Study: Husbands Benefit from Mutual Caregiving, Wives Feel More Distressed

August 13, 2019

A new YSPH study finds that in older marriages, husbands benefit more from mutual caregiving than wives and wives feel more distressed in such relationships.

Spouses in older marriages are increasingly taking on the role of their partner’s caregiver in dealing with chronic conditions like heart disease, memory loss, and cancer. In a growing number of instances, both spouses care for each other as they struggle with any one of a variety of health issues such as arthritis, diabetes, and respiratory problems.

In a Yale School of Public Health study published this week in Health Psychology, researchers investigated how both giving and receiving support affects husbands’ and wives’ blood pressure and emotions when both partners are dealing with health conditions.

The researchers expected that mutual caregiving would lower blood pressure and heart rate for both individuals and that wives would likely reap more benefit from the support than husbands.

The actual findings were surprising. The study’s primary author, Yale School of Public Health (YSPH) Associate Professor Joan Monin, explains:

"What we found was that when husband’s received support from their wives, the husband’s blood pressure and distress decreased,” said Monin, who examines caregiver relationships as a researcher with the YSPH Social and Behavioral Sciences Department. “When wives received similar support, husbands and wives felt closer, but both partners’ heart rate remained elevated and wives felt even more distressed.”

So why did wives benefit less from caregiving support from their spouse?

Monin suspects everyday social interactions and traditional gender roles may be at play. The researchers note in the study that husbands may expect and feel less stressed when they receive support from their wives because they are used to receiving such support in their everyday lives. Wives, on the other hand, may not expect their husbands to engage in such support and are not used to or uncomfortable with receiving it. Indeed, in the study, husbands said they expected more emotional support for the chronic conditions in everyday life than wives did.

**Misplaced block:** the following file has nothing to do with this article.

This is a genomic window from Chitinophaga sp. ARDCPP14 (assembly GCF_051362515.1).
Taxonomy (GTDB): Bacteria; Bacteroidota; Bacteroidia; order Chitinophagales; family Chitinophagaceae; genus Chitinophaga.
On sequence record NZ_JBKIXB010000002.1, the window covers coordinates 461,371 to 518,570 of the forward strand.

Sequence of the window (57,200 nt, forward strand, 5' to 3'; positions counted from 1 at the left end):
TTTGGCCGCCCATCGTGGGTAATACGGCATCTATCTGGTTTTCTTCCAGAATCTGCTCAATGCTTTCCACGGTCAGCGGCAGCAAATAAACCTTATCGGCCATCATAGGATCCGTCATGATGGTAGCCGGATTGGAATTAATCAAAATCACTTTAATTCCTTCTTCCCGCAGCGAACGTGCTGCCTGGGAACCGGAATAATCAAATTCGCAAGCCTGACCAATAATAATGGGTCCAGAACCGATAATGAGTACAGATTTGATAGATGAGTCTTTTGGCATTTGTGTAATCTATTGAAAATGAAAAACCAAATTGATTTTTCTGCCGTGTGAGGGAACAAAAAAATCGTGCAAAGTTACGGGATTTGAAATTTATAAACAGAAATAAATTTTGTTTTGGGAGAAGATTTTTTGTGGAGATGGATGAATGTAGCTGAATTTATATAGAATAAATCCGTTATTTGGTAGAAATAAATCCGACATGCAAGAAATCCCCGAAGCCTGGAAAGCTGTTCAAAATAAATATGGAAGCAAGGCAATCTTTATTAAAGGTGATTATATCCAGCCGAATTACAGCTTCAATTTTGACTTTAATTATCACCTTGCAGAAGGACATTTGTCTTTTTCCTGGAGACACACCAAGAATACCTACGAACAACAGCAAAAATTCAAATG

The findings are important because they offer new insight into why gender differences exist when it comes to the health benefits of marriage.

Previous research has established that husbands receive more health benefits from marriage than wives do, as evidenced by studies showing husbands tend to die sooner than wives after the death of their spouse. Studies have also shown that wives are more responsible for maintaining an emotionally healthy marriage and that both men and women count on female family members for their needs more than male family members.

While wives may benefit less from spousal caregiving than husbands, support for wives is important for strengthening intimacy and helping wives regulate distress caused by their husband’s illness, the researchers said.

Most caregiving studies focus on the health implications of one spouse caring for another. This study is believed to be the first applying controlled rigorous scientific analysis of gender differences in older marriages in which both spouses care for each other as they deal with their own health concerns.

The study encompassed 98 older married couples, who were asked to answer a questionnaire about their current health conditions and their relationship with their spouse. Participants were then randomly assigned one of four conditions: neither spouse received support, only the wife received support, only the husband received support or both spouses received support. The researchers monitored the participants’ blood pressure and heart rate before, during and after discussions about caregiving or the lack of it. Participants also self-reported levels of distress, closeness and support during and after the session. In a separate observation, the researchers noted that the quality of support, when provided, was generally the same for both husbands and wives during testing.

Gaining this information is important, Monin says, as it will help design more effective caregiving interventions, especially those that take into account the health conditions of both spouses and the provision of mutual health support within a marriage.

“Men and women appear to respond differently and are attuned differently to the presence or absence of emotional support about health concerns and the quality of that support,” the researchers said.  “It may be beneficial therefore, for interventions involving older couples with multiple chronic health conditions to be tailored differently to husbands and wives to make them more effective.”

Other authors on the study were YSPH Professor Becca Levy and YSPH Social and Behavioral Sciences Professor and Chair Trace Kershaw; Yale School of Medicine Senior Research Scientist Peter Van Ness, Yale Psychology Professor Margaret Clark and psychology graduate student Ajua Duker.  Psychology graduate student Andrew Manigault of Ohio University and Distinguished Psychology Professor Richard Schulz of the University of Pittsburgh also contributed.

Health Psychology is a journal of the American Psychological Association. This research was supported in part by grants from the National Institute on Aging and the Claude D. Pepper Older Americans Independence Center at Yale University School of Medicine.

Submitted by Colin Poitras on August 13, 2019